The first case of bluetongue ever to be recorded in Britain was confirmed on Saturday, 22 September on a farm near Ipswich in Suffolk. Since then several further cases have been detected on a number of other premises in England. The strain has been confirmed as serotype 8, the same strain as has been circulating in northern Europe since August 2006.
On 28 September, the Department of the Environment, Food and Rural Affairs in Britain confirmed an outbreak of bluetongue and immediately put in place the control measures required by Council Directive 2000/75/EC. As a result of the foot and mouth outbreak in Britain, there is already a ban on the importation from Britain of live animals.
There are no imports of susceptible livestock from restricted areas in Europe and all susceptible species imported from bluetongue-free areas, apart from the UK, are tested post-import and all have been negative for the disease. In view of the outbreak of foot and mouth disease, FMD, exports of livestock from Britain are currently banned. If and when the FMD-related export restrictions on British animals are lifted, consideration will be given to introducing post-import tests on susceptible animals coming from Britain.
Following the outbreaks of bluetongue in northern Europe, which began in August 2006, my Department embarked on a proactive surveillance programme that involved post-import blood testing of susceptible animals from affected countries and the random sampling of herds in counties in the south and south east in which wind-blown midges might have made landfall, if blown here. In addition to the ongoing testing of animals from bluetongue-free areas in Europe, my Department has engaged the Department of Zoology at NUI Galway to assist in carrying out a comprehensive surveillance survey of the midges that potentially spread the virus. In addition, my Department's laboratory service has been testing thousands of blood samples for evidence of bluetongue since earlier this year. My Department has also updated its contingency plans and legislative basis, and has increased awareness by providing advice leaflets for farmers and veterinary professionals as well as having organised an industry seminar on the disease in July.
The day-to-day management of the disease threat and the contingency arrangements is undertaken by the management committee of my Department's national disease control centre, which has available to it a range of expert veterinary and scientific advice. This committee, whose meetings I have regularly chaired, has been meeting frequently in response to the heightened disease threats posed by both FMD and bluetongue.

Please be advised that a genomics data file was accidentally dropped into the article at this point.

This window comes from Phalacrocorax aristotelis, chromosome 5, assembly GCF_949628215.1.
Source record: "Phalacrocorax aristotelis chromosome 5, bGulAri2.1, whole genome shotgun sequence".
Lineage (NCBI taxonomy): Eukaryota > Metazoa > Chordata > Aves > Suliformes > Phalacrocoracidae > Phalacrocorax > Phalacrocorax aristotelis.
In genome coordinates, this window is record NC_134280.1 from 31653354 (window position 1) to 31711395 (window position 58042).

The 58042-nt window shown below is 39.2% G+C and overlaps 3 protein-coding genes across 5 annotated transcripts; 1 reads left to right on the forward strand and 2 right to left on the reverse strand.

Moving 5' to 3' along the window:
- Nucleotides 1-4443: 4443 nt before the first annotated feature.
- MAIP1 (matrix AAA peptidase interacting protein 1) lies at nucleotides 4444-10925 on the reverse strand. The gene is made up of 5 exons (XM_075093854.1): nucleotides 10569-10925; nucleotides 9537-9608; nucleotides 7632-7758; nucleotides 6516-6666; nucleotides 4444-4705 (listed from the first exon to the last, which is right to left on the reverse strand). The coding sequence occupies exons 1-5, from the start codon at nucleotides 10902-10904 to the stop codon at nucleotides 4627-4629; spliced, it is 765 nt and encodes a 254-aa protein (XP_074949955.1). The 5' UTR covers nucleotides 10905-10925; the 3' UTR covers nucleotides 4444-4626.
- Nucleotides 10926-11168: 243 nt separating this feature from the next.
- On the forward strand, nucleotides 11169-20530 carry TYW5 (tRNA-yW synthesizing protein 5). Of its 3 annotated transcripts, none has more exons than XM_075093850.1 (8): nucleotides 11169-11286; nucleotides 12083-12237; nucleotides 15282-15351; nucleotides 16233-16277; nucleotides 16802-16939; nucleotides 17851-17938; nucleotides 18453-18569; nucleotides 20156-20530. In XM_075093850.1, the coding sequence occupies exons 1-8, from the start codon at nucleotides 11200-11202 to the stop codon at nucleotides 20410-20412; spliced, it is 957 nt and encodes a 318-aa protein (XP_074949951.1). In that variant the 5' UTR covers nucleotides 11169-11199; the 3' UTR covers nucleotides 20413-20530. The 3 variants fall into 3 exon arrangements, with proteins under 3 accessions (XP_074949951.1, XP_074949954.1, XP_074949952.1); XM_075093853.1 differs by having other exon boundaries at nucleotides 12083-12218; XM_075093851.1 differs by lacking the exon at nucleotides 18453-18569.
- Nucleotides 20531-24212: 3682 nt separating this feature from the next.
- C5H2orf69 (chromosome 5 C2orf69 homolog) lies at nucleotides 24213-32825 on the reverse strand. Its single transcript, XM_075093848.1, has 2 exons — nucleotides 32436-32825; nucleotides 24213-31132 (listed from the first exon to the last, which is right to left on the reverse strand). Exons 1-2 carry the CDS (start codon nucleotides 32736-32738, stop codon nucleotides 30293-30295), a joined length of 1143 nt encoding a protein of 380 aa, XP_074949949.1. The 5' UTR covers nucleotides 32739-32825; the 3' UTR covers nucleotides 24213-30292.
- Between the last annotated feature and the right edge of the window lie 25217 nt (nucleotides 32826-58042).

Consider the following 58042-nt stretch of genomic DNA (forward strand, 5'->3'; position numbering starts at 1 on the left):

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The use of an outside advisory group with a range of disciplines is also part of my Department's contingency plan. This approach was used in relation to FMD and avian flu in the past. Responsibility for taking decisions on the appropriate contingency arrangements to be applied would continue to be mine and that of my Department.
There is also a commitment in the programme for Government to establish Biosecurity Ireland, as a separate division within my Department, whose remit will be to "ensure the exclusion, eradication or effective management of risks posed by diseases and pests to the economy, the environment and to human and animal health". This will enable my Department to co-ordinate even more effectively the existing breadth of expertise already available. As with all commitments in the programme, work on its implementation is continuing and I expect that it will be significantly progressed in the coming months.
I emphasise, however, that I am absolutely satisfied the measures introduced to date have been taken on proper veterinary and scientific advice and that they are proportionate to the current risk. As that risk is reassessed, I will not hesitate to introduce such additional measures as are considered appropriate to any increased risk.